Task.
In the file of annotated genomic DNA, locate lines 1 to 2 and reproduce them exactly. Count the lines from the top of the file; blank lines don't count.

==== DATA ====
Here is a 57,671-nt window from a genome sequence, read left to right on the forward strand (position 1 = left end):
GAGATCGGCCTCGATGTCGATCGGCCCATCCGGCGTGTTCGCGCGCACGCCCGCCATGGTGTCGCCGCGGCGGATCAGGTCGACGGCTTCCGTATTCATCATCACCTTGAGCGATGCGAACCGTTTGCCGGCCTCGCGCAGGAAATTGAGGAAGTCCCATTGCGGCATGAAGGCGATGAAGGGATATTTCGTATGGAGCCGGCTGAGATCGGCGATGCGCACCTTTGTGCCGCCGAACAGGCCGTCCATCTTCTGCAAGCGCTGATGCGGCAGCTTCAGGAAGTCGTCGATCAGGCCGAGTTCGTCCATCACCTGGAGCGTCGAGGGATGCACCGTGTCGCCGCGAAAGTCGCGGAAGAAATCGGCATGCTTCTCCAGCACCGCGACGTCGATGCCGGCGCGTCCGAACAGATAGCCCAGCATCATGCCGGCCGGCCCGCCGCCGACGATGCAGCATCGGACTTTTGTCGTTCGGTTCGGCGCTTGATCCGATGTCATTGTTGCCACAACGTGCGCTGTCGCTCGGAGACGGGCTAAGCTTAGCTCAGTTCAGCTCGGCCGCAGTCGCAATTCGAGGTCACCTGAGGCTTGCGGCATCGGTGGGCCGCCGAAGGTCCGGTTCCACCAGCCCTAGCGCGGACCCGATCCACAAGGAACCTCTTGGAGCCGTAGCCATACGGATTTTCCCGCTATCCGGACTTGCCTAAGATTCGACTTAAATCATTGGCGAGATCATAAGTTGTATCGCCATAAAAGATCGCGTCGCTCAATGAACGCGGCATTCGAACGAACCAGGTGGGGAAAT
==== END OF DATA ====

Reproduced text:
Here is a 57,671-nt window from a genome sequence, read left to right on the forward strand (position 1 = left end):
GAGATCGGCCTCGATGTCGATCGGCCCATCCGGCGTGTTCGCGCGCACGCCCGCCATGGTGTCGCCGCGGCGGATCAGGTCGACGGCTTCCGTATTCATCATCACCTTGAGCGATGCGAACCGTTTGCCGGCCTCGCGCAGGAAATTGAGGAAGTCCCATTGCGGCATGAAGGCGATGAAGGGATATTTCGTATGGAGCCGGCTGAGATCGGCGATGCGCACCTTTGTGCCGCCGAACAGGCCGTCCATCTTCTGCAAGCGCTGATGCGGCAGCTTCAGGAAGTCGTCGATCAGGCCGAGTTCGTCCATCACCTGGAGCGTCGAGGGATGCACCGTGTCGCCGCGAAAGTCGCGGAAGAAATCGGCATGCTTCTCCAGCACCGCGACGTCGATGCCGGCGCGTCCGAACAGATAGCCCAGCATCATGCCGGCCGGCCCGCCGCCGACGATGCAGCATCGGACTTTTGTCGTTCGGTTCGGCGCTTGATCCGATGTCATTGTTGCCACAACGTGCGCTGTCGCTCGGAGACGGGCTAAGCTTAGCTCAGTTCAGCTCGGCCGCAGTCGCAATTCGAGGTCACCTGAGGCTTGCGGCATCGGTGGGCCGCCGAAGGTCCGGTTCCACCAGCCCTAGCGCGGACCCGATCCACAAGGAACCTCTTGGAGCCGTAGCCATACGGATTTTCCCGCTATCCGGACTTGCCTAAGATTCGACTTAAATCATTGGCGAGATCATAAGTTGTATCGCCATAAAAGATCGCGTCGCTCAATGAACGCGGCATTCGAACGAACCAGGTGGGGAAAT